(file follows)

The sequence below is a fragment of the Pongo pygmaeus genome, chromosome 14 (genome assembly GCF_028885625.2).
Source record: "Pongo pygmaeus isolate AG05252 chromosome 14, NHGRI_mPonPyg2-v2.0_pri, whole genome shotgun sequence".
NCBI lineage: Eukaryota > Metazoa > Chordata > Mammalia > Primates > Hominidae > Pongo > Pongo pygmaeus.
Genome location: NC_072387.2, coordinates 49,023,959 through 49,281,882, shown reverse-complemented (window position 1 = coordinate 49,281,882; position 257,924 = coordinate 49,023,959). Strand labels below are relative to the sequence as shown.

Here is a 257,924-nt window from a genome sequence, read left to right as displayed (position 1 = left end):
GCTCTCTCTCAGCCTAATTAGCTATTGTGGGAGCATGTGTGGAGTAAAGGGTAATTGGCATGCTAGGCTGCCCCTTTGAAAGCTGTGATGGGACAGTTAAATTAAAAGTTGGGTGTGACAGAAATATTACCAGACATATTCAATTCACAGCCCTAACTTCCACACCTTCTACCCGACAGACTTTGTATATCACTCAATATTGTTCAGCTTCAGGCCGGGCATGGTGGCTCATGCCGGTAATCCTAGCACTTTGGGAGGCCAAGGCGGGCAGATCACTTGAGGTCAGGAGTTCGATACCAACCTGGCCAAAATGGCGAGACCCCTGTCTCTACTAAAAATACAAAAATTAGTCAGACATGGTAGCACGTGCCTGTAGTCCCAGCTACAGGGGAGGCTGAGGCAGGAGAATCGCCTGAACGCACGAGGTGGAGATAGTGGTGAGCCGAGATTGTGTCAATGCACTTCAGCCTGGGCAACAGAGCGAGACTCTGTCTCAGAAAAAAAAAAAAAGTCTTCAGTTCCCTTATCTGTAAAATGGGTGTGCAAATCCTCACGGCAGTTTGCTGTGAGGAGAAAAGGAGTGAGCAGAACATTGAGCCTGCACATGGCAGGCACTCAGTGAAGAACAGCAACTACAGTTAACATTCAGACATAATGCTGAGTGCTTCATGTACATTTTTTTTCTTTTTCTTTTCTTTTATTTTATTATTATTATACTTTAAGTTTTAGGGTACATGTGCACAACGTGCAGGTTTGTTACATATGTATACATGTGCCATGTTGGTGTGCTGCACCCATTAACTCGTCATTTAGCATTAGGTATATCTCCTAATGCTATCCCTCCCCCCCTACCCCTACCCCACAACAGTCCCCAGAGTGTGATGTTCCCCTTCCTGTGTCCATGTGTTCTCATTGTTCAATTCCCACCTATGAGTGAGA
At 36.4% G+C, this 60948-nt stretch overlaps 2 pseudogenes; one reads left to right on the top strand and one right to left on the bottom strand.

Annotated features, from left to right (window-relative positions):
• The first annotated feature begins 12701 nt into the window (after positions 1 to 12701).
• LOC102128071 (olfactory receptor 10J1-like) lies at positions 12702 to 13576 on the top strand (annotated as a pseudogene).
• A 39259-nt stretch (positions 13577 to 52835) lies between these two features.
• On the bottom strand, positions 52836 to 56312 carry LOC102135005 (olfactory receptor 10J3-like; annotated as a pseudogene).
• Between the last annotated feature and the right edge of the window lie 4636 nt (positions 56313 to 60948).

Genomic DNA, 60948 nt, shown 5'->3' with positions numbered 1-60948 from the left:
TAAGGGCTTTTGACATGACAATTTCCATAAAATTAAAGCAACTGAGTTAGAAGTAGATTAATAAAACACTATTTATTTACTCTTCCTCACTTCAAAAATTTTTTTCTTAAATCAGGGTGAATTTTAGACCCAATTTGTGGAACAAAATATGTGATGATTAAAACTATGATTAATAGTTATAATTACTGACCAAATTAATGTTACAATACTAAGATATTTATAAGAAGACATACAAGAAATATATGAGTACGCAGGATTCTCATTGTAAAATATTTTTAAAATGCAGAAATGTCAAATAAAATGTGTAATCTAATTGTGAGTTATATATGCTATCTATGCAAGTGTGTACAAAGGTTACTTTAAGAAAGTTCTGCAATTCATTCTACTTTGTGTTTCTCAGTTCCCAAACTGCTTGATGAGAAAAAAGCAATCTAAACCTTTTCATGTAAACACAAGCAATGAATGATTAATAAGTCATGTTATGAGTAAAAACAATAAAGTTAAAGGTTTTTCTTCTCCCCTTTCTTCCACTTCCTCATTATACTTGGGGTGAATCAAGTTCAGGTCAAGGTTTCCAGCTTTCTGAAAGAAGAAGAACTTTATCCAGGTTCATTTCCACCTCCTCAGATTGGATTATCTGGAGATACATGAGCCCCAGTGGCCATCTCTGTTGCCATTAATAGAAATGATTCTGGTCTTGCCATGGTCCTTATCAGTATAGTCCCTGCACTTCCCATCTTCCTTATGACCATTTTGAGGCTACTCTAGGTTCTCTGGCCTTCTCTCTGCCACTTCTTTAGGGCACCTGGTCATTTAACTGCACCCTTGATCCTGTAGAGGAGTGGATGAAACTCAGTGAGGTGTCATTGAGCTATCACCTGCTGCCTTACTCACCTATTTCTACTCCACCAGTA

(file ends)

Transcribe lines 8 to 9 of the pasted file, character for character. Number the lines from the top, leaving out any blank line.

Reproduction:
Annotated features, from left to right (window-relative positions):
• The first annotated feature begins 12701 nt into the window (after positions 1 to 12701).